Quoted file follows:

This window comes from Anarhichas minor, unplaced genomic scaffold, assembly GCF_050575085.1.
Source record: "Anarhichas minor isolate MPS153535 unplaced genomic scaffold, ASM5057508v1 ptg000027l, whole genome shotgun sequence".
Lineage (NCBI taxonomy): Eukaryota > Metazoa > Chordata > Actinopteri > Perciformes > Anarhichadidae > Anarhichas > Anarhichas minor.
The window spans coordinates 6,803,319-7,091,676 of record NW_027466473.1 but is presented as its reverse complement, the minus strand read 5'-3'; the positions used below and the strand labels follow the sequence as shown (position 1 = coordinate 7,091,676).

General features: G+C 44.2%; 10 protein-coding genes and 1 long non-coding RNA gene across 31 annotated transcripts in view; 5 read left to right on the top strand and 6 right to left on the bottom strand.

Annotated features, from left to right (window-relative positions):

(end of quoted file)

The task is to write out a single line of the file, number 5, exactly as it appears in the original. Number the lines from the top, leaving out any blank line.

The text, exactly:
General features: G+C 44.2%; 10 protein-coding genes and 1 long non-coding RNA gene across 31 annotated transcripts in view; 5 read left to right on the top strand and 6 right to left on the bottom strand.